UPDATED to reflect closing price. Facebook stock plunged nearly 7% today, dragging all U.S. stocks lower, after news of the company’s involvement in the use of 50 million users’ personal data by 2016 election consultants.
Shares dropped $12.53 to finish at $172.56, their lowest level since last October. The social network’s slump was blamed for pulling the Nasdaq down nearly 2% for the day, while the less tech-heavy Dow 30 and S&P 500 also surrendered 1% apiece in a glum start to the week.
The Facebook selloff was prompted by uncertainty about the company after the damaging news over the weekend about its role in a consultant to the Donald Trump campaign’s illicit acquisition and manipulation of user data. A whistleblower who worked for data research firm Cambridge Analytica until 2014 told the New York Times and the UK’s Observer newspaper that data from up to 50 million Facebook accounts was taken without permission.
“We exploited Facebook to harvest millions of people’s profiles,” the whistleblower, Christopher Wylie, told the Observer. “And built models to exploit what we knew about them and target their inner demons. That was the basis that the entire company was built on.” Cambridge Analytica is backed by hedge-funder and longtime Trump supporter Robert Mercer. Steve Bannon, a key adviser to Trump until his ouster a couple of months ago, once sat on the company’s board.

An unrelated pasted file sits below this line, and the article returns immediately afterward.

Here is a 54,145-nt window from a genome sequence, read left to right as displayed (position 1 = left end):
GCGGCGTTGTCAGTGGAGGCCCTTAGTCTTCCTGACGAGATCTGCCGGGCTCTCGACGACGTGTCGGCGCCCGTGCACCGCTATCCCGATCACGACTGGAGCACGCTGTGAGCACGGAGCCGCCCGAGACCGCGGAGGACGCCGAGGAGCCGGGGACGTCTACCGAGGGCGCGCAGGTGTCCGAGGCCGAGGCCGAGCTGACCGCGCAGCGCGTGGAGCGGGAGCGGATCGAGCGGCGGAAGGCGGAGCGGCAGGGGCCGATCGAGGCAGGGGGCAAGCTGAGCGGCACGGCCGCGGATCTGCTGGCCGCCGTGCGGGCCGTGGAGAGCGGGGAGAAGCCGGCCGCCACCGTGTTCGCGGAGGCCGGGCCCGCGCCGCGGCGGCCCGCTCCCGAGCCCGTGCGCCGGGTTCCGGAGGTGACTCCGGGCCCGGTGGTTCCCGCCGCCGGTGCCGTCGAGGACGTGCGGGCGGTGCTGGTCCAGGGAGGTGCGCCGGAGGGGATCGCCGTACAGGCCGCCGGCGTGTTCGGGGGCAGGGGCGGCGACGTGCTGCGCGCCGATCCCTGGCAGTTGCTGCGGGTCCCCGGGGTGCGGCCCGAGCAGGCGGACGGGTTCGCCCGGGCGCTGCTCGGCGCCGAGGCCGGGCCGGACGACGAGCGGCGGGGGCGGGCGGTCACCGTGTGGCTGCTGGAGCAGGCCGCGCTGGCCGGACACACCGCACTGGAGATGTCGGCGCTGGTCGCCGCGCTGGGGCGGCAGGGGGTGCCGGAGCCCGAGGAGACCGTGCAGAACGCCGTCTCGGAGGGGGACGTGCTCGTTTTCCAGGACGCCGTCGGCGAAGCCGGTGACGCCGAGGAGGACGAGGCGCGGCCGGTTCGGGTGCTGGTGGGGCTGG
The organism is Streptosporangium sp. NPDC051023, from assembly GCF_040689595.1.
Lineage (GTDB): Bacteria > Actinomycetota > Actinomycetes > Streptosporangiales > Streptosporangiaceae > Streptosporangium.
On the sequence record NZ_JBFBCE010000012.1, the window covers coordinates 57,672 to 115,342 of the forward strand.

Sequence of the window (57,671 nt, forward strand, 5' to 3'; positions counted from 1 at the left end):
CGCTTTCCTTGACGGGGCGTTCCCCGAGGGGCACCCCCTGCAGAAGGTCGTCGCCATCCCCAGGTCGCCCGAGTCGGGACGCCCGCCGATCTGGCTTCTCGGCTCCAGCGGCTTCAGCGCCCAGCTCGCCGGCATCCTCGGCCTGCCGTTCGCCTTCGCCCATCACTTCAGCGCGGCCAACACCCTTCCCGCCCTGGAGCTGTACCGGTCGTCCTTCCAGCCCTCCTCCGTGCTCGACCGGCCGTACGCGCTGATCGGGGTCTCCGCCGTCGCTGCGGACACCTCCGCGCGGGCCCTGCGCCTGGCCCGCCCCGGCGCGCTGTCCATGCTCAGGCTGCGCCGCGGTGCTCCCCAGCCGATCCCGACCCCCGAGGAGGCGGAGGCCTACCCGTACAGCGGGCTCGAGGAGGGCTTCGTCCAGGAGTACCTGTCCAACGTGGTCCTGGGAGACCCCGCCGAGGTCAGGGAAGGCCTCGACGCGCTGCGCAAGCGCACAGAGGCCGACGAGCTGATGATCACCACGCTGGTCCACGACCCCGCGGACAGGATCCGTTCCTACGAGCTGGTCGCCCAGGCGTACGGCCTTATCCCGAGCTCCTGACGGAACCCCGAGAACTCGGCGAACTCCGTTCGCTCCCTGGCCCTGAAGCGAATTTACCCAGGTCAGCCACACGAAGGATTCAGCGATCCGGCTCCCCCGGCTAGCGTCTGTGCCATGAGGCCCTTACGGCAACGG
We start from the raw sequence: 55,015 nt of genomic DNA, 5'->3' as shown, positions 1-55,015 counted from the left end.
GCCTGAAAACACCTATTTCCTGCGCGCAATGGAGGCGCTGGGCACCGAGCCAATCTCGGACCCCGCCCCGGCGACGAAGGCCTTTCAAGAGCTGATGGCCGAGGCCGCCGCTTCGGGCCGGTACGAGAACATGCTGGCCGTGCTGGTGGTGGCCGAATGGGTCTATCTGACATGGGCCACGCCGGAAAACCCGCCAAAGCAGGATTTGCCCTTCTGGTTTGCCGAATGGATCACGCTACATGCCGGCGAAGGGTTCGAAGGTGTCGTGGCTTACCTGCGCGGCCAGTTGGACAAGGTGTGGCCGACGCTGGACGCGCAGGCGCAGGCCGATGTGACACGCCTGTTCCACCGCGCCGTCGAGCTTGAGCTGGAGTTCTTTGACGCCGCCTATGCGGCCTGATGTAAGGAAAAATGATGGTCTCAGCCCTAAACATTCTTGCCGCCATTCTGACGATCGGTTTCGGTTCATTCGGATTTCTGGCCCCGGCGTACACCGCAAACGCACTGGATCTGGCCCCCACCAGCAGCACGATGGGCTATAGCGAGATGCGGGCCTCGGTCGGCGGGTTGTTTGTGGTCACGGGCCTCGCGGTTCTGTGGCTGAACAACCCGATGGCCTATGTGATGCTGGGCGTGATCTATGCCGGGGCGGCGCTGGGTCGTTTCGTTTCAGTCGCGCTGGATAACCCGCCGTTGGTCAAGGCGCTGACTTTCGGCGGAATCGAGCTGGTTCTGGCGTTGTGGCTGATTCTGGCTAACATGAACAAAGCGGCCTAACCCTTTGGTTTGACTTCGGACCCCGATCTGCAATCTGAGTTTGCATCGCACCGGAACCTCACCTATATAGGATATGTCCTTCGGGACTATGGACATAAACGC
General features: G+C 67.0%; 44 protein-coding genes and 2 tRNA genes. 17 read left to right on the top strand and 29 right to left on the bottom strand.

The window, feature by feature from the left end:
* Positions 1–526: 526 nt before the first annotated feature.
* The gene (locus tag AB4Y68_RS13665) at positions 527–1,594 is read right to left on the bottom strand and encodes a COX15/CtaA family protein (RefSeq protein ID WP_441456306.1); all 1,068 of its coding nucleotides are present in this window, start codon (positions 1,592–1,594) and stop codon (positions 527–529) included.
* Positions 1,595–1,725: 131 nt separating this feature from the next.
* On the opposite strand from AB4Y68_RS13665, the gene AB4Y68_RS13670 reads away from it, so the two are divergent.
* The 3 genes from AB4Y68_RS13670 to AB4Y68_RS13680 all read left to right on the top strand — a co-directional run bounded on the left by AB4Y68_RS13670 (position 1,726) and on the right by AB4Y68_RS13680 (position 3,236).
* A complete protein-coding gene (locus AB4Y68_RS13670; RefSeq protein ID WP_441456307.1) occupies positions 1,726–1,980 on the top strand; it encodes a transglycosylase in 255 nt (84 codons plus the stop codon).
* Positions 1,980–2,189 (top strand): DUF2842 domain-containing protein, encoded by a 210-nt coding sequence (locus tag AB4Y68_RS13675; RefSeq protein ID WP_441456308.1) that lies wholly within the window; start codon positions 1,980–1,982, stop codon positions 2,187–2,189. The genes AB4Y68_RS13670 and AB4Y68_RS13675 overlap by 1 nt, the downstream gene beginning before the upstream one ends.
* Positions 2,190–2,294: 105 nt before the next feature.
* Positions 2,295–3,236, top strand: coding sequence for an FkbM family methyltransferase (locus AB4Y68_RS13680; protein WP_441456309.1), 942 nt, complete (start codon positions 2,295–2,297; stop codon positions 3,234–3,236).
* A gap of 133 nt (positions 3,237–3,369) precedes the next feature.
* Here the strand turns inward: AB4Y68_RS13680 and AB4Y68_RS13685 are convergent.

In association with the Times and the Observer, a four-month undercover investigation by the UK’s Channel 4 also aired on Monday, alleging Cambridge Analytica routinely engages in entrapment and extortion on behalf of clients. The firm pushed back, saying the segment had been “edited and scripted” as a set-up, and that its conduct is well within the law.
Facebook suspended the firm last weekend for violating its terms of service, though Cambridge Analytica fired back, insisting it was in compliance and minimized its role, insisting that voters could not be swayed by targeted ads. “People are smarter than that,” the company said in a tweet.